Unitary Plan divides Aucklanders, politicians

Auckland (Getty)
Auckland (Getty)

Wednesday's release of the possibly final text of the Auckland Unitary Plan has divided opinion.

After two years of hearings, a Government-appointed panel yesterday delivered its recommendations on what changes need to be made to Auckland Council's proposed version of the plan, which maps out how Auckland will grow over the next few decades.

The panel surprised many by recommending more intensification than the council was looking for, but also calling for the rural-urban boundary to be expanded 30 percent, letting the city sprawl a bit further out.

Whichever way it grows, it's recommending making space for 422,000 new dwellings over the next 25 years, with about two-thirds of them being built within the existing urban limits.

Some, like mayoral candidate Victoria Crone, say the panel has got the balance "about right" between growing up and spreading out.

"With three-quarters of a million people coming to Auckland in the next 20 or 30 years we do need to respond, and this is a start."

Her primary concern is there isn't enough intensification around transport nodes - bus depots and train stations - and that could lead to congestion.

Mark Champion from the Employers' and Manufacturers' Association says not enough attention has been paid to improving public transport.

"We're not also completely convinced that the areas of development that have been earmarked for the Unitary Plan in terms of residential development are going to be linked up to where the jobs are going to be."

Ms Crone is also worried that apartment developers won't necessarily have to provide car parks. But youth activist group Generation Zero says this is a feature, not a bug.

"It means the apartments can be much cheaper," spokesperson Ryan Mearns told Newstalk ZB.

"It costs about $50,000 car park with an apartment, so by removing a car park you can save a lot of money and it allows people to get on the property ladder."

Other parks residents fear might be at risk are the kind people use to play sports and walk their dogs. North Shore resident Jason Cordelle believes the sports fields at Unsworth Reserve have been rezoned for housing.

"That's something I am getting a little bit passionate about, so I'm certainly going to be looking at what our rights are as residents of the area, and whether or not there's anything we can do about it at all."

But he might not have to do anything. Auckland Council told Newshub the sports fields were recently purchased to ensure they wouldn't be turned into anything else.

"Because it has only been purchased recently, the recommended zonings haven’t had a chance to reflect this rezoning yet."

Ms Crone says many residents across the city will be wondering if there's any more they can do, if they don't like what the panel has recommended.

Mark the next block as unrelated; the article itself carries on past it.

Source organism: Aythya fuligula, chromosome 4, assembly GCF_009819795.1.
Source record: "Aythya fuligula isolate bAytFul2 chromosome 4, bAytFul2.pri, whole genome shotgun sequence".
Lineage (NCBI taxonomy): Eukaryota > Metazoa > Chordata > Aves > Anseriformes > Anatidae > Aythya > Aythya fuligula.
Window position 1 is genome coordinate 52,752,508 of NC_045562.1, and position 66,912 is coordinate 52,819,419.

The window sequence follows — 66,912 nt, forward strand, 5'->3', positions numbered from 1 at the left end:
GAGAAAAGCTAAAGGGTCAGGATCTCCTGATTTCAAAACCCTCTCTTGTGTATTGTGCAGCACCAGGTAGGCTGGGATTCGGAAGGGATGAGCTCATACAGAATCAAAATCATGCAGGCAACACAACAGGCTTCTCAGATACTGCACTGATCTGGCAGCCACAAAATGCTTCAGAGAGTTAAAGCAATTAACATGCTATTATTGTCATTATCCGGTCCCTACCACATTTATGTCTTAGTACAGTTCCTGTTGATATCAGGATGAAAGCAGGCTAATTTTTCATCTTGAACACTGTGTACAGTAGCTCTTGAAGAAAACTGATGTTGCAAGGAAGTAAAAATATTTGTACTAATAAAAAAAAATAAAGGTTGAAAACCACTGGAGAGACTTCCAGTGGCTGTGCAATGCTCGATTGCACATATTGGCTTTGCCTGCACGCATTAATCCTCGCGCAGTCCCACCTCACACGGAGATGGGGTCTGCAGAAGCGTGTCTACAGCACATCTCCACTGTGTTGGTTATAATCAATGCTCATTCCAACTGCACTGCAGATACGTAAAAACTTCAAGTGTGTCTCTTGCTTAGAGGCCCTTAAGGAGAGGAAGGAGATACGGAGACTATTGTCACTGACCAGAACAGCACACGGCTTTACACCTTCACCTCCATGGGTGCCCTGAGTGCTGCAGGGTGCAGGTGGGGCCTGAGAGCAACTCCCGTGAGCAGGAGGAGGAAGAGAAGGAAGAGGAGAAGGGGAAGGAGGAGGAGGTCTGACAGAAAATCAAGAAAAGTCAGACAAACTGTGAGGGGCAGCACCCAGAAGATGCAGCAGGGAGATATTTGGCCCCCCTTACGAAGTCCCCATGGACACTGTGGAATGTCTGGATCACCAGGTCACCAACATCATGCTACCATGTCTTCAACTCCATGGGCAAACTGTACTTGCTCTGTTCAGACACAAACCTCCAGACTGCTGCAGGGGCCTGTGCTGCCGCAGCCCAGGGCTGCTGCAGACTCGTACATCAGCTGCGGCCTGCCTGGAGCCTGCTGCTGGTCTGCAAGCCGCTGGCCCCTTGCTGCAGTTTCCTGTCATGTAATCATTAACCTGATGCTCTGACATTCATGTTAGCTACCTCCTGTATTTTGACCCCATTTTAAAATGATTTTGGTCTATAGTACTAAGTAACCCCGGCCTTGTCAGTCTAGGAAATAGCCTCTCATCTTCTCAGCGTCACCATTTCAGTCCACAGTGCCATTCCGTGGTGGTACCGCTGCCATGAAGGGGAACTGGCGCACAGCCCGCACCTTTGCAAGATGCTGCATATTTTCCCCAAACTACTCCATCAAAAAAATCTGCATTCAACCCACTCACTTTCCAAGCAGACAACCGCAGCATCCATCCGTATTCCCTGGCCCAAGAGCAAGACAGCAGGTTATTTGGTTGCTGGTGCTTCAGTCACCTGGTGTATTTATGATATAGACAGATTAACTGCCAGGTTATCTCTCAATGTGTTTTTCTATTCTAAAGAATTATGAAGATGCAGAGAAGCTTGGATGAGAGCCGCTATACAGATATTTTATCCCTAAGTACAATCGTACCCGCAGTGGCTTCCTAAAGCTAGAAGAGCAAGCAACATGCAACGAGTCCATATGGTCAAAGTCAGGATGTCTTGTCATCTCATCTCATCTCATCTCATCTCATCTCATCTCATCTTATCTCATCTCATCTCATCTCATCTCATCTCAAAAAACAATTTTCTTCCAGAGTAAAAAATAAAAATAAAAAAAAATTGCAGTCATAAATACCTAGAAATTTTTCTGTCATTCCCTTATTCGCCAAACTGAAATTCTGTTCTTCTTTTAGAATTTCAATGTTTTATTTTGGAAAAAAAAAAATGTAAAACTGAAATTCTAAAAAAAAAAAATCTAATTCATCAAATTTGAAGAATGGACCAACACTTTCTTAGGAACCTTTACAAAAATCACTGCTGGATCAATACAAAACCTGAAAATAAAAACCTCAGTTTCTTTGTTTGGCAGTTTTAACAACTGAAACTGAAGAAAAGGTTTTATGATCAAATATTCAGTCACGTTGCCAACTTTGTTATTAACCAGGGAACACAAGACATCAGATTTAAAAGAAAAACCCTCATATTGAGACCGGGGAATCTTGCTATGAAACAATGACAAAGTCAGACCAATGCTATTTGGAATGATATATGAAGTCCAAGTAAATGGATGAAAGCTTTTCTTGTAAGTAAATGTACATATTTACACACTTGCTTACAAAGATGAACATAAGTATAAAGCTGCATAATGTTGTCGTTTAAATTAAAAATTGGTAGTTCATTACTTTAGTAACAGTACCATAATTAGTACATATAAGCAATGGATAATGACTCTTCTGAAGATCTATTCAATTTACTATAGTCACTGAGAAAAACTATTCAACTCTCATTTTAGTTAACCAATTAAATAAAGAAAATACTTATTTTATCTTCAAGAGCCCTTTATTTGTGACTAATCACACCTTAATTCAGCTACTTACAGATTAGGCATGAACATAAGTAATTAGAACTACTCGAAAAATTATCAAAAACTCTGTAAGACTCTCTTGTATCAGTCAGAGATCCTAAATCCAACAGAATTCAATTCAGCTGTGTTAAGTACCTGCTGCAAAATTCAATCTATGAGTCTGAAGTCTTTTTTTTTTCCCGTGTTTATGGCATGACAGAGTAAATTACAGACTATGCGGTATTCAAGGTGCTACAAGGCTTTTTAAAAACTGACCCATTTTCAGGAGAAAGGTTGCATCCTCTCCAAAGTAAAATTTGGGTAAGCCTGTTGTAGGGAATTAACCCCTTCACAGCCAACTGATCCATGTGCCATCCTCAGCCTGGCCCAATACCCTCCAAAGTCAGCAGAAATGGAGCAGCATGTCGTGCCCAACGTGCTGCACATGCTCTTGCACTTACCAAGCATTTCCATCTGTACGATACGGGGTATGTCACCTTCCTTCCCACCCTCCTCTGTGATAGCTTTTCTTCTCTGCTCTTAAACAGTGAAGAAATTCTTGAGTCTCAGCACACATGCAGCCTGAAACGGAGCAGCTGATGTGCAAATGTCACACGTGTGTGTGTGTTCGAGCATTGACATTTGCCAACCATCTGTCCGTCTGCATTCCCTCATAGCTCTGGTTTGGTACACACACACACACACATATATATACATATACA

"It's basically presenting 30 years of growth without enough consultation or without Auckland being able to understand, well if my park is being taken away here, where else am I getting living spaces?"

There's consensus across the political spectrum Auckland needs more housing to alleviate the city's growing affordability. Ms Crone's rival for the mayoral chains, Phil Goff, says intensification needs to be tackled carefully.

"If you're going to have intensification, we don't want high-rise slums. What we want is quality intensification where you've got proper infrastructure. If you don't have transport to intensification, you just make congestion worse."

His current boss, Labour leader Andrew Little, says there are two big problems with the panel's recommended version of the Unitary Plan - firstly, it keeps the rural-urban boundary.

"It's still arbitrary and it's still going to make prices of land arbitrarily high," he says.

There's also no requirement for developers to ensure they're building accommodation the average person can afford to buy.

"The Unitary Plan could have made a commitment on having a certain proportion of the massive numbers of extra houses they need to build to be affordable houses. They make no commitment at all, and appear to have done that on the advice of Government departments - MBIE and Housing NZ."

ACT leader David Seymour has also criticised the retention of the boundary.

"They have retained a ratio of the vast majority of homes being built inside the existing urban footprint. That's the policy we've had for the last 20 years which led to the shortage of housing."

Auckland Council has until August 19 to decide whether it accepts the recommendations.


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